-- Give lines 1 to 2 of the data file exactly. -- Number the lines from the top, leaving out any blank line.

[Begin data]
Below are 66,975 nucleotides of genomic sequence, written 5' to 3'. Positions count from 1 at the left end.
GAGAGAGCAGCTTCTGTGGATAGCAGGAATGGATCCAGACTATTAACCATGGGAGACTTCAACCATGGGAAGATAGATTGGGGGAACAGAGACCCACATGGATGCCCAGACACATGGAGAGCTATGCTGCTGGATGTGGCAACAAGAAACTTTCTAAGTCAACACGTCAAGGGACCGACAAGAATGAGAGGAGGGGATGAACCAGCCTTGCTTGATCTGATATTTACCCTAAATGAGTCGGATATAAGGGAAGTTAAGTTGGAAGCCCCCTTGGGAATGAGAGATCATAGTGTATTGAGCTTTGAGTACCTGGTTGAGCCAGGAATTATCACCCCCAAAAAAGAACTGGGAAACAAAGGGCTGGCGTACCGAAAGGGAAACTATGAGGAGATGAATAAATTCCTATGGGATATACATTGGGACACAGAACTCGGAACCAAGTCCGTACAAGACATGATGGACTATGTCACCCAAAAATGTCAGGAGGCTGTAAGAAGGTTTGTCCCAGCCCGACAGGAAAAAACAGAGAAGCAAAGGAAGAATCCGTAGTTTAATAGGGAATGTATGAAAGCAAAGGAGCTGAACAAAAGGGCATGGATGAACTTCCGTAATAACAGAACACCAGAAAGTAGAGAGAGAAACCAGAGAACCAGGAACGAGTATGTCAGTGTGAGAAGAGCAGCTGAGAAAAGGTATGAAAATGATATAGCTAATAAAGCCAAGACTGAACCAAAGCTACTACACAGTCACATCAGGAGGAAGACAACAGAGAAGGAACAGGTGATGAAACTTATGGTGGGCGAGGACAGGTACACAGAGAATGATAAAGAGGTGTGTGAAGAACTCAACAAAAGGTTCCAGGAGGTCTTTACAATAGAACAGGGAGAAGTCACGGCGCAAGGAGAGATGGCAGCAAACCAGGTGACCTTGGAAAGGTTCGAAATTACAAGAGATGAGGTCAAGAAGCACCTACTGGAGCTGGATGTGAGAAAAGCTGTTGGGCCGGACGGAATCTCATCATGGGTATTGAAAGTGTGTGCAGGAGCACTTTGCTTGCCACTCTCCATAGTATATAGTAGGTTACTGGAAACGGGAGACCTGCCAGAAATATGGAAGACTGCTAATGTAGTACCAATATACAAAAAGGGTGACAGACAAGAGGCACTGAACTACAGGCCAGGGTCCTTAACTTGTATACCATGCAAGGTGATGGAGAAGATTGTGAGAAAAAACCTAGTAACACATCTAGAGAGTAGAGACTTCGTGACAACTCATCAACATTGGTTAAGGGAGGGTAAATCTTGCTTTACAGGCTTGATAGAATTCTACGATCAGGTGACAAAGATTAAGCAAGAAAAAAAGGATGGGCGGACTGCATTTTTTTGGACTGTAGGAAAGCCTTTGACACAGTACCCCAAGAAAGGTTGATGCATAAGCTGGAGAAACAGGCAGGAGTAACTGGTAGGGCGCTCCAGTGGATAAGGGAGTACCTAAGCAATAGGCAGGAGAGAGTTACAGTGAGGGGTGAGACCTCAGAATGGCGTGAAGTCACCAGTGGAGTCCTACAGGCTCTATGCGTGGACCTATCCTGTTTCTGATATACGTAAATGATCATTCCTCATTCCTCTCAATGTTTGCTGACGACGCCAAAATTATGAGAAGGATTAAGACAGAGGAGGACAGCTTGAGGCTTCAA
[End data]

Below are 66,975 nucleotides of genomic sequence, written 5' to 3'. Positions count from 1 at the left end.
GAGAGAGCAGCTTCTGTGGATAGCAGGAATGGATCCAGACTATTAACCATGGGAGACTTCAACCATGGGAAGATAGATTGGGGGAACAGAGACCCACATGGATGCCCAGACACATGGAGAGCTATGCTGCTGGATGTGGCAACAAGAAACTTTCTAAGTCAACACGTCAAGGGACCGACAAGAATGAGAGGAGGGGATGAACCAGCCTTGCTTGATCTGATATTTACCCTAAATGAGTCGGATATAAGGGAAGTTAAGTTGGAAGCCCCCTTGGGAATGAGAGATCATAGTGTATTGAGCTTTGAGTACCTGGTTGAGCCAGGAATTATCACCCCCAAAAAAGAACTGGGAAACAAAGGGCTGGCGTACCGAAAGGGAAACTATGAGGAGATGAATAAATTCCTATGGGATATACATTGGGACACAGAACTCGGAACCAAGTCCGTACAAGACATGATGGACTATGTCACCCAAAAATGTCAGGAGGCTGTAAGAAGGTTTGTCCCAGCCCGACAGGAAAAAACAGAGAAGCAAAGGAAGAATCCGTAGTTTAATAGGGAATGTATGAAAGCAAAGGAGCTGAACAAAAGGGCATGGATGAACTTCCGTAATAACAGAACACCAGAAAGTAGAGAGAGAAACCAGAGAACCAGGAACGAGTATGTCAGTGTGAGAAGAGCAGCTGAGAAAAGGTATGAAAATGATATAGCTAATAAAGCCAAGACTGAACCAAAGCTACTACACAGTCACATCAGGAGGAAGACAACAGAGAAGGAACAGGTGATGAAACTTATGGTGGGCGAGGACAGGTACACAGAGAATGATAAAGAGGTGTGTGAAGAACTCAACAAAAGGTTCCAGGAGGTCTTTACAATAGAACAGGGAGAAGTCACGGCGCAAGGAGAGATGGCAGCAAACCAGGTGACCTTGGAAAGGTTCGAAATTACAAGAGATGAGGTCAAGAAGCACCTACTGGAGCTGGATGTGAGAAAAGCTGTTGGGCCGGACGGAATCTCATCATGGGTATTGAAAGTGTGTGCAGGAGCACTTTGCTTGCCACTCTCCATAGTATATAGTAGGTTACTGGAAACGGGAGACCTGCCAGAAATATGGAAGACTGCTAATGTAGTACCAATATACAAAAAGGGTGACAGACAAGAGGCACTGAACTACAGGCCAGGGTCCTTAACTTGTATACCATGCAAGGTGATGGAGAAGATTGTGAGAAAAAACCTAGTAACACATCTAGAGAGTAGAGACTTCGTGACAACTCATCAACATTGGTTAAGGGAGGGTAAATCTTGCTTTACAGGCTTGATAGAATTCTACGATCAGGTGACAAAGATTAAGCAAGAAAAAAAGGATGGGCGGACTGCATTTTTTTGGACTGTAGGAAAGCCTTTGACACAGTACCCCAAGAAAGGTTGATGCATAAGCTGGAGAAACAGGCAGGAGTAACTGGTAGGGCGCTCCAGTGGATAAGGGAGTACCTAAGCAATAGGCAGGAGAGAGTTACAGTGAGGGGTGAGACCTCAGAATGGCGTGAAGTCACCAGTGGAGTCCTACAGGCTCTATGCGTGGACCTATCCTGTTTCTGATATACGTAAATGATCATTCCTCATTCCTCTCAATGTTTGCTGACGACGCCAAAATTATGAGAAGGATTAAGACAGAGGAGGACAGCTTGAGGCTTCAA